The Law Society of B.C. says it will fight the decision made by the Supreme Court of British Columbia that sides with Trinity Western University’s (TWU) proposed law school.
An appeal has been filed by the Society to reverse the Court’s ruling allowing TWU to operate its law school. The decision was made in December 2015, which restored an April 2014 decision by the benchers that approved the law school and goes against the provincial government’s December 2014 decision that revoked its previous consent for the institution to operate a law degree program.
The benchers reversed their initial decision after a binding referendum in October 2014 when 74 per cent of members, approximately 6,000 of B.C.’s lawyers, voted against the institution’s law school.
“We respectfully maintain that it was proper for the Benchers to conclude that the voice of our members is important and that we should be guided by that voice on this issue,” reads a statement by Law Society President David Crossin, QC.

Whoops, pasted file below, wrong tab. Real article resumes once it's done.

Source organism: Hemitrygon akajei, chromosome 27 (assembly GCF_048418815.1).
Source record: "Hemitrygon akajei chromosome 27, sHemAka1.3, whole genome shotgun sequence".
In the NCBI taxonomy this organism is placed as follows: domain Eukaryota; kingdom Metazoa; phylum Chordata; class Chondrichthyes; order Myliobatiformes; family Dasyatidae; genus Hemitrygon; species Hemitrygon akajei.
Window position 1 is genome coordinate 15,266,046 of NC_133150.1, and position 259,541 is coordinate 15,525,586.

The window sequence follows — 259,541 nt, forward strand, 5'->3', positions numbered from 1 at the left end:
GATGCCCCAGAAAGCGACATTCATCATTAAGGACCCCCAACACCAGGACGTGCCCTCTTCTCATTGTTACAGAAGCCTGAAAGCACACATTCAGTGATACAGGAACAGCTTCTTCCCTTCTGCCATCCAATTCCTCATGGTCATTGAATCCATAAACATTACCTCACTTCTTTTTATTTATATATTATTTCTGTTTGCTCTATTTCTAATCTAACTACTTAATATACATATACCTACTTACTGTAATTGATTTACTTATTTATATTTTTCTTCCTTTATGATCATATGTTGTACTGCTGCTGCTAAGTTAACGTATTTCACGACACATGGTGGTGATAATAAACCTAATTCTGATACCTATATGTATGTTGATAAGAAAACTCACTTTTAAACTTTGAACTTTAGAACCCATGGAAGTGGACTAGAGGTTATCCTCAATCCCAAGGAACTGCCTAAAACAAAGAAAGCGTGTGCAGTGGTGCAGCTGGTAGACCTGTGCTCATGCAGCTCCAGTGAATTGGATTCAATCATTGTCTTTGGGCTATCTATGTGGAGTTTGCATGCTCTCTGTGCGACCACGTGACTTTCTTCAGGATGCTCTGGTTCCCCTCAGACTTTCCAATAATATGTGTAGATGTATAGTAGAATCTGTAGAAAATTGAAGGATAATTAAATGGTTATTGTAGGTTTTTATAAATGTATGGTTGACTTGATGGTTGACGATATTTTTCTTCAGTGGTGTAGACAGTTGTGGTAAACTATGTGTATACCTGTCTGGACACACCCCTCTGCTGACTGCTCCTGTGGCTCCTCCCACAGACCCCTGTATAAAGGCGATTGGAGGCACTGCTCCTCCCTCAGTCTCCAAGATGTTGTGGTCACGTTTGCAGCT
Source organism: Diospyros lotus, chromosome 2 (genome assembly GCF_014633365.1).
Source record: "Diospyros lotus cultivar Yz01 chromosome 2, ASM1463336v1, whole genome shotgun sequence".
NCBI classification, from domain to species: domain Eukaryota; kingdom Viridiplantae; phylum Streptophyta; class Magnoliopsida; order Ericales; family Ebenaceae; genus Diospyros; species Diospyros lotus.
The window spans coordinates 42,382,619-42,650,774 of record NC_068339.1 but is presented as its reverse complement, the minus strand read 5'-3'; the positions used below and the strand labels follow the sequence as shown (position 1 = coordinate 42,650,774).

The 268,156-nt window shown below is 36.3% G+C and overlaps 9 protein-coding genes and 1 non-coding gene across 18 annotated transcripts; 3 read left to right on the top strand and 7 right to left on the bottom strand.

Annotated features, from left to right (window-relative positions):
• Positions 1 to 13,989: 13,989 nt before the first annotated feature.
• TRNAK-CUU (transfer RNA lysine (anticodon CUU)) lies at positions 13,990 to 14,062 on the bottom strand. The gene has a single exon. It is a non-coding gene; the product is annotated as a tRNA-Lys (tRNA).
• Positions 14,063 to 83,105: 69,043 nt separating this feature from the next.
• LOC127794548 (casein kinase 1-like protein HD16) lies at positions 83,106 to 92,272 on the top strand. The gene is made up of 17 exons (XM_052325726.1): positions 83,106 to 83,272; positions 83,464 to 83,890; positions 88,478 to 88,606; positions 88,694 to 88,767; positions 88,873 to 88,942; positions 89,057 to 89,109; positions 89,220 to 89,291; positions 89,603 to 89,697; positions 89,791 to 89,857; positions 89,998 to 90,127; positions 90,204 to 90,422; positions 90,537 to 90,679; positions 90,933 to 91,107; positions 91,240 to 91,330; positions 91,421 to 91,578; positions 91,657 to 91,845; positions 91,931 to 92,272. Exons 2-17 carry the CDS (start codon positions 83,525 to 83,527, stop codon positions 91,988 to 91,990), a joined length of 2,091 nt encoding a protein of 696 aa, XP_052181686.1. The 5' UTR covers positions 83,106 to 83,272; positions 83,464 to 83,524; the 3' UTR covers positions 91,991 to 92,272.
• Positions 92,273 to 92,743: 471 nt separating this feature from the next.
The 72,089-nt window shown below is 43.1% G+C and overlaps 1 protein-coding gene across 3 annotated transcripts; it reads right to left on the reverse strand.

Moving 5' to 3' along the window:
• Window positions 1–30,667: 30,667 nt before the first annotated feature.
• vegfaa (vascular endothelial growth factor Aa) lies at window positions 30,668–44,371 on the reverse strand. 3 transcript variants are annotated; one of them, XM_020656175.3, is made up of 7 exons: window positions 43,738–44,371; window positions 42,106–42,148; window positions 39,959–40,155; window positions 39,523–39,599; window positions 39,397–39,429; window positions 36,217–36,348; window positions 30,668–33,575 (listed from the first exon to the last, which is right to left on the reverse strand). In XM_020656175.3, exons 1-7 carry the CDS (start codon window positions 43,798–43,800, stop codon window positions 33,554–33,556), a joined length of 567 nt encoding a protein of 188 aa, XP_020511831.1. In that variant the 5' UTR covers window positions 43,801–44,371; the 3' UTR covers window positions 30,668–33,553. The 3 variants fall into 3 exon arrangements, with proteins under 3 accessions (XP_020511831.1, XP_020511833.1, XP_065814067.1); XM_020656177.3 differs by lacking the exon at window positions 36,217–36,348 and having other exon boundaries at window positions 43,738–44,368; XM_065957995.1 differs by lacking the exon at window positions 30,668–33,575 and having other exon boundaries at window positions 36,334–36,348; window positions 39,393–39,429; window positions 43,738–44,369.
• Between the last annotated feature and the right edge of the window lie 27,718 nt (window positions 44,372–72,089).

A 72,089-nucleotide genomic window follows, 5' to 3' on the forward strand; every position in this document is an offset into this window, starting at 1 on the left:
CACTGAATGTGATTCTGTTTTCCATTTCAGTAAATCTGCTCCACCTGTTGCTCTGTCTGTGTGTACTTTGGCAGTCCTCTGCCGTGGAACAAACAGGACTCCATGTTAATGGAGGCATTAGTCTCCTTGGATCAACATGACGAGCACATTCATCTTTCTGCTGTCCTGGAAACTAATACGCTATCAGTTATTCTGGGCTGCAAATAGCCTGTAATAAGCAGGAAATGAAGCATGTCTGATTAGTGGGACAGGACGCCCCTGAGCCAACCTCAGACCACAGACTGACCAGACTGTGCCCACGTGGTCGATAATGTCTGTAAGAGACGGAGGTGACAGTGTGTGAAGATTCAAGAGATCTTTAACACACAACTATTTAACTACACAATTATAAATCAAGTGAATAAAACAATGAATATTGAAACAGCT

“The Law Society believes the interests of the public and our profession are best served by our appellate court addressing and resolving this fundamental constitutional issue.”
The proposed law school has been a subject of great controversy for years due to a covenant that students and staff must sign. It requires students, faculty and administrators to refrain from engaging in sexual intimacy that “violates the sacredness of marriage between a man and a woman.”
Trinity Western University won its case in court on the basis that that Society’s infringes on its Charter right to freedom of religion while the Society is arguing a greater emphasis for the Charter rights of equality – for the LGBTQ community.